Restoring a content database from a production environment to a development machine for dev purposes can sometimes get a little bit interesting.
Our production environments generally have output caching enabled for performance reasons(see /_Layouts/sitecachesettings.aspx in your own environment) but developing or troubleshooting an issue in dev normally requires output caching be disabled to you can view the results of your work. Of course the output cache settings are stored within the site collection so using a production backup will normally bring the output cache setting along with everything else.
Of course you can manually disable output caching but that means remembering to do so. As our attach process is scripted in a batch file for repeatability and automation purposes, I recently added a step to disable the output cache programmatically. To do this, I wrote a little PowerShell script and call it from the batch file:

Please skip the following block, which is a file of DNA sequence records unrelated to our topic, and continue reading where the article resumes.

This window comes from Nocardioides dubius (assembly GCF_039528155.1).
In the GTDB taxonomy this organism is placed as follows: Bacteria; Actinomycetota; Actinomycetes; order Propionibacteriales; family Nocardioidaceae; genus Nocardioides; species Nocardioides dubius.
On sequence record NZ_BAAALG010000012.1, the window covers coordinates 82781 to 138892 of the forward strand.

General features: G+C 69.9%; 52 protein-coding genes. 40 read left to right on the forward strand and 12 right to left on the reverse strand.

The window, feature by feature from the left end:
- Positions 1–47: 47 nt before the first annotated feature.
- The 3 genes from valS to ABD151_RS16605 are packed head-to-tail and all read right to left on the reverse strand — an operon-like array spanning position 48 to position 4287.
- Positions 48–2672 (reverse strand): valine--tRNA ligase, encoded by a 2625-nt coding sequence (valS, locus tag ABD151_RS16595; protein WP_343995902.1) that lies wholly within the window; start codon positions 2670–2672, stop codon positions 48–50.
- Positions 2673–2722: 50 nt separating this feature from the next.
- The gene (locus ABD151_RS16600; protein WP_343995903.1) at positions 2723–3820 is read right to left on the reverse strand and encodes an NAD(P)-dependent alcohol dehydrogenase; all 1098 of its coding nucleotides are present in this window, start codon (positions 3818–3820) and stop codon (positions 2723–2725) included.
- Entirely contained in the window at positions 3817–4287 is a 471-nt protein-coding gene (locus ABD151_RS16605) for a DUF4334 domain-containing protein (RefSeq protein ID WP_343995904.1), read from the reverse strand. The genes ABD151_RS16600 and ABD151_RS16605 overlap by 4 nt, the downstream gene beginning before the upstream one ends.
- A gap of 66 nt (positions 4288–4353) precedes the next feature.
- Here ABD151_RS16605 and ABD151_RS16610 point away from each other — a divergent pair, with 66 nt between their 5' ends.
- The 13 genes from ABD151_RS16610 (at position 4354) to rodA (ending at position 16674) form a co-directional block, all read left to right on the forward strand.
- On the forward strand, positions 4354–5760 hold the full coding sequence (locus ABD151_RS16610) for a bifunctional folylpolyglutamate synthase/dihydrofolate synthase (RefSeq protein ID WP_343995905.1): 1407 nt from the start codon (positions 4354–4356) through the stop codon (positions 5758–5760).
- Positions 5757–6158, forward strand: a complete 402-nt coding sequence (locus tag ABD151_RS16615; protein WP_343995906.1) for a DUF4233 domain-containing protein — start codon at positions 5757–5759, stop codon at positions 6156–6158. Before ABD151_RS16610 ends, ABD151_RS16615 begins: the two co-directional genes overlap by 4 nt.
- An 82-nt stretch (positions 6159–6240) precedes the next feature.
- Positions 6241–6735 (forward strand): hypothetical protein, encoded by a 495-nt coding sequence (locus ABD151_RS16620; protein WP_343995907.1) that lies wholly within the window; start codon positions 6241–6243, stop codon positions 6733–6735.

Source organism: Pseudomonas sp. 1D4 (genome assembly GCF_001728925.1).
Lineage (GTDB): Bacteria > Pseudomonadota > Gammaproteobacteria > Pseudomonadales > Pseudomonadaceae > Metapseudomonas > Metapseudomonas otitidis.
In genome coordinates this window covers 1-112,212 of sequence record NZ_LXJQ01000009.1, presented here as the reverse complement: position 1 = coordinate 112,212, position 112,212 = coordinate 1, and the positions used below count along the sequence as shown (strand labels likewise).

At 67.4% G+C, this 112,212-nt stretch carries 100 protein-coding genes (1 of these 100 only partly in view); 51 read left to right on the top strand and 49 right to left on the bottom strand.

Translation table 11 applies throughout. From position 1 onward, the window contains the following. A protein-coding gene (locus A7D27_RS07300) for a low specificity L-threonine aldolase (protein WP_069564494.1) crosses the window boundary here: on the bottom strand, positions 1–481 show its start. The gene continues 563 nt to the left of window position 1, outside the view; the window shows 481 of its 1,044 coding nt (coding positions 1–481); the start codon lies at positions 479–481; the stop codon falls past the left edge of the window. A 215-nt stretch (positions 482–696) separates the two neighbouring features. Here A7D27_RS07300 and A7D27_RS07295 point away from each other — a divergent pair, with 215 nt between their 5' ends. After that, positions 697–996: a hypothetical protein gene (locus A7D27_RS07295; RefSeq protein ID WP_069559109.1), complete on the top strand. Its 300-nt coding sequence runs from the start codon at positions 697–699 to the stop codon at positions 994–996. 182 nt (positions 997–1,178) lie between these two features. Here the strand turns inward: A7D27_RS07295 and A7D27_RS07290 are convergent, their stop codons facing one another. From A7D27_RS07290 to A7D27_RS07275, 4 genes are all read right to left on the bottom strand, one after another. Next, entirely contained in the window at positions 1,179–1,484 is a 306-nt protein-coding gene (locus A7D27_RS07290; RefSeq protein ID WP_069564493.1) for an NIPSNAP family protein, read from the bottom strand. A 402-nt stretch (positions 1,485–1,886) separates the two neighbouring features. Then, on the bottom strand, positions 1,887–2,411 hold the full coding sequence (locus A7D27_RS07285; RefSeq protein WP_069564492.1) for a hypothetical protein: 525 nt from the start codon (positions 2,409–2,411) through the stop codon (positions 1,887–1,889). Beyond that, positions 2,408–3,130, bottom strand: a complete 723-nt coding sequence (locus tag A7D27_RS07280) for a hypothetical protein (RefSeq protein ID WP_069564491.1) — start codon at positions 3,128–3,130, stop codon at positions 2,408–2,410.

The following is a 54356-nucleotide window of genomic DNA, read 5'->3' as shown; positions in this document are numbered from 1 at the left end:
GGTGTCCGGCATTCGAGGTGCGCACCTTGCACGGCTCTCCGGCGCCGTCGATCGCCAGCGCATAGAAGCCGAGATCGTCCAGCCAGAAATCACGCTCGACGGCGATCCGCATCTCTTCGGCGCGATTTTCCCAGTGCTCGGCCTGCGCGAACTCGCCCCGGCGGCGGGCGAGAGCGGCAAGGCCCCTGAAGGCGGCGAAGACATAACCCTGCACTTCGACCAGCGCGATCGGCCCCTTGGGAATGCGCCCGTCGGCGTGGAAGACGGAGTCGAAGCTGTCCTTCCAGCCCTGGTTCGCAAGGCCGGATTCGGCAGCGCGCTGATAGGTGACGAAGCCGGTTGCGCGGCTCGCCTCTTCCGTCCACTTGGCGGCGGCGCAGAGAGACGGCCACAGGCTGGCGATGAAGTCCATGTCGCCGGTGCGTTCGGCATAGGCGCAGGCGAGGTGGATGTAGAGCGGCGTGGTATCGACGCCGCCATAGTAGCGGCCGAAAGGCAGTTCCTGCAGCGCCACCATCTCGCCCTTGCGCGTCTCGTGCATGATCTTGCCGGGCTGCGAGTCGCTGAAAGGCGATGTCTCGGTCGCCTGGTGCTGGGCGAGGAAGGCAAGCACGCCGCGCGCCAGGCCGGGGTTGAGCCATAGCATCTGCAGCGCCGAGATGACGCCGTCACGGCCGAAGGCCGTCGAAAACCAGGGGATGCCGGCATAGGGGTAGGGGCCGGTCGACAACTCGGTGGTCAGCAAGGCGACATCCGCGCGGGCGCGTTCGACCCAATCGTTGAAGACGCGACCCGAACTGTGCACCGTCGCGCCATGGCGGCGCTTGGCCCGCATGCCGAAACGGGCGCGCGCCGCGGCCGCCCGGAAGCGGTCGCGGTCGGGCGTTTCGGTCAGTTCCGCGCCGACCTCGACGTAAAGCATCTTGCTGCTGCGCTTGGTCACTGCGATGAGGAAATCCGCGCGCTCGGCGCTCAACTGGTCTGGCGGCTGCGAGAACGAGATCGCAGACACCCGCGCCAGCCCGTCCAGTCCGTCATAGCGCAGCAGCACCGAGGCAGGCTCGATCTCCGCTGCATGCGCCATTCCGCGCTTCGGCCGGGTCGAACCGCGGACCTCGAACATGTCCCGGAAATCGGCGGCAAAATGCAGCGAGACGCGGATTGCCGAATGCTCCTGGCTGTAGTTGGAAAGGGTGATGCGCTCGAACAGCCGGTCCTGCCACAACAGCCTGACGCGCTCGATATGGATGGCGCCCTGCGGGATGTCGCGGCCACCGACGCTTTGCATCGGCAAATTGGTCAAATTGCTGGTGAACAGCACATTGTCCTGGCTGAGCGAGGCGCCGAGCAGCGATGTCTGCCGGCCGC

write-host "User must be a site collection administrator or have full control within web application policy!"
$cacheSettings = new-object Microsoft.SharePoint.Publishing.SiteCacheSettingsWriter($Url);
$cacheSettings.EnableCache = $false;
The script takes a single named parameter (Url) which specifies the site collection URL. As you can see, I'm working with the SiteCacheSettingsWriter class to set the EnableCache property to false before sending through an Update() command; of course the same thing can easily be accomplished in C#.
I call the script like so from my batch script:
powershell "& ./DisableOutputCache.ps1 -Url http://dev-moss"
I've parameterised this script since I restore content databases from multiple sites and didn't want the URL hard-coded.
As per my note, the account used to execute this script must be a site collection owner or have rights configured the web application policy or you'll encounter an access denied error.
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